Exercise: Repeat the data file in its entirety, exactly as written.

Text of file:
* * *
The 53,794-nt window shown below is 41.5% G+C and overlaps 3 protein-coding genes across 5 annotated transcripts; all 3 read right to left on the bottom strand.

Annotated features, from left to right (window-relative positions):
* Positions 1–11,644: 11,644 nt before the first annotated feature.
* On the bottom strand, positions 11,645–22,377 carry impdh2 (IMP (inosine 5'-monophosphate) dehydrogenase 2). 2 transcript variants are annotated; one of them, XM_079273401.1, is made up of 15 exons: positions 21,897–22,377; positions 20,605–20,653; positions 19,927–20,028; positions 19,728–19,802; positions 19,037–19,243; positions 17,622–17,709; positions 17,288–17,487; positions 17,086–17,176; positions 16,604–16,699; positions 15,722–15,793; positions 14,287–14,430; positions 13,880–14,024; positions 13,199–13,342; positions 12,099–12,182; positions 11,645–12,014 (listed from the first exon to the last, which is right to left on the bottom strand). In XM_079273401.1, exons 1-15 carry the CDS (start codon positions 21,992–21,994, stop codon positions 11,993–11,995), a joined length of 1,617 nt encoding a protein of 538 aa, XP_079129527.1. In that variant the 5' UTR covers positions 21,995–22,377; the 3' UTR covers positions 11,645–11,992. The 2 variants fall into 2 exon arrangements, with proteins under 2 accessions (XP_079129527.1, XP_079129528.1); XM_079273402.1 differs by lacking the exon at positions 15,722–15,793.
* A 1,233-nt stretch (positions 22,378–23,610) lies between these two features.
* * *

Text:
The 53,794-nt window shown below is 41.5% G+C and overlaps 3 protein-coding genes across 5 annotated transcripts; all 3 read right to left on the bottom strand.

Annotated features, from left to right (window-relative positions):
* Positions 1–11,644: 11,644 nt before the first annotated feature.
* On the bottom strand, positions 11,645–22,377 carry impdh2 (IMP (inosine 5'-monophosphate) dehydrogenase 2). 2 transcript variants are annotated; one of them, XM_079273401.1, is made up of 15 exons: positions 21,897–22,377; positions 20,605–20,653; positions 19,927–20,028; positions 19,728–19,802; positions 19,037–19,243; positions 17,622–17,709; positions 17,288–17,487; positions 17,086–17,176; positions 16,604–16,699; positions 15,722–15,793; positions 14,287–14,430; positions 13,880–14,024; positions 13,199–13,342; positions 12,099–12,182; positions 11,645–12,014 (listed from the first exon to the last, which is right to left on the bottom strand). In XM_079273401.1, exons 1-15 carry the CDS (start codon positions 21,992–21,994, stop codon positions 11,993–11,995), a joined length of 1,617 nt encoding a protein of 538 aa, XP_079129527.1. In that variant the 5' UTR covers positions 21,995–22,377; the 3' UTR covers positions 11,645–11,992. The 2 variants fall into 2 exon arrangements, with proteins under 2 accessions (XP_079129527.1, XP_079129528.1); XM_079273402.1 differs by lacking the exon at positions 15,722–15,793.
* A 1,233-nt stretch (positions 22,378–23,610) lies between these two features.